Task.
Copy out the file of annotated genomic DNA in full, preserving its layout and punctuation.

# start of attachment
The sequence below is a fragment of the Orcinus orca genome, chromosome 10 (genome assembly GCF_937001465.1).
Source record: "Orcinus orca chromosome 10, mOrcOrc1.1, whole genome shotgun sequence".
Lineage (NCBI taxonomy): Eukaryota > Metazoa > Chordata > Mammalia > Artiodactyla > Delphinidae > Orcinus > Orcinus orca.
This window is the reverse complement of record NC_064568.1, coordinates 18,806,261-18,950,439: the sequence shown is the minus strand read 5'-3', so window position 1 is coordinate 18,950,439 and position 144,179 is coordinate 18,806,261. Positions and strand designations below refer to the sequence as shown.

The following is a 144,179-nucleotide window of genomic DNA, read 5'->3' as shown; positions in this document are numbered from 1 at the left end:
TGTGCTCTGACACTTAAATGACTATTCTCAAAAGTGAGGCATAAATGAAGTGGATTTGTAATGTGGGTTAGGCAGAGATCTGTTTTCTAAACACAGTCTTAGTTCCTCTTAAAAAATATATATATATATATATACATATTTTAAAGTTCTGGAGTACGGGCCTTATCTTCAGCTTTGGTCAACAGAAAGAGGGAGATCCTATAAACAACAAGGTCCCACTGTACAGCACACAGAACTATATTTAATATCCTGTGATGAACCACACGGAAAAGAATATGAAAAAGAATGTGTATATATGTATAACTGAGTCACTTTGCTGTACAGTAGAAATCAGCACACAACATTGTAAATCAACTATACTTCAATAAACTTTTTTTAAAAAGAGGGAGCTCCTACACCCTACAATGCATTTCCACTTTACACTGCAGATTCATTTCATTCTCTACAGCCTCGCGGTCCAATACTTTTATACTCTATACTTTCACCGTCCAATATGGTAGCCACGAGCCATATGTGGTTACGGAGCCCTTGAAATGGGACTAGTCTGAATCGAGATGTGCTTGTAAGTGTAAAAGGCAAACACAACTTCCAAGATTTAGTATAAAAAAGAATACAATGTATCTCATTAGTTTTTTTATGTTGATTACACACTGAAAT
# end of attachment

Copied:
The sequence below is a fragment of the Orcinus orca genome, chromosome 10 (genome assembly GCF_937001465.1).
Source record: "Orcinus orca chromosome 10, mOrcOrc1.1, whole genome shotgun sequence".
Lineage (NCBI taxonomy): Eukaryota > Metazoa > Chordata > Mammalia > Artiodactyla > Delphinidae > Orcinus > Orcinus orca.
This window is the reverse complement of record NC_064568.1, coordinates 18,806,261-18,950,439: the sequence shown is the minus strand read 5'-3', so window position 1 is coordinate 18,950,439 and position 144,179 is coordinate 18,806,261. Positions and strand designations below refer to the sequence as shown.

The following is a 144,179-nucleotide window of genomic DNA, read 5'->3' as shown; positions in this document are numbered from 1 at the left end:
TGTGCTCTGACACTTAAATGACTATTCTCAAAAGTGAGGCATAAATGAAGTGGATTTGTAATGTGGGTTAGGCAGAGATCTGTTTTCTAAACACAGTCTTAGTTCCTCTTAAAAAATATATATATATATATATACATATTTTAAAGTTCTGGAGTACGGGCCTTATCTTCAGCTTTGGTCAACAGAAAGAGGGAGATCCTATAAACAACAAGGTCCCACTGTACAGCACACAGAACTATATTTAATATCCTGTGATGAACCACACGGAAAAGAATATGAAAAAGAATGTGTATATATGTATAACTGAGTCACTTTGCTGTACAGTAGAAATCAGCACACAACATTGTAAATCAACTATACTTCAATAAACTTTTTTTAAAAAGAGGGAGCTCCTACACCCTACAATGCATTTCCACTTTACACTGCAGATTCATTTCATTCTCTACAGCCTCGCGGTCCAATACTTTTATACTCTATACTTTCACCGTCCAATATGGTAGCCACGAGCCATATGTGGTTACGGAGCCCTTGAAATGGGACTAGTCTGAATCGAGATGTGCTTGTAAGTGTAAAAGGCAAACACAACTTCCAAGATTTAGTATAAAAAAGAATACAATGTATCTCATTAGTTTTTTTATGTTGATTACACACTGAAAT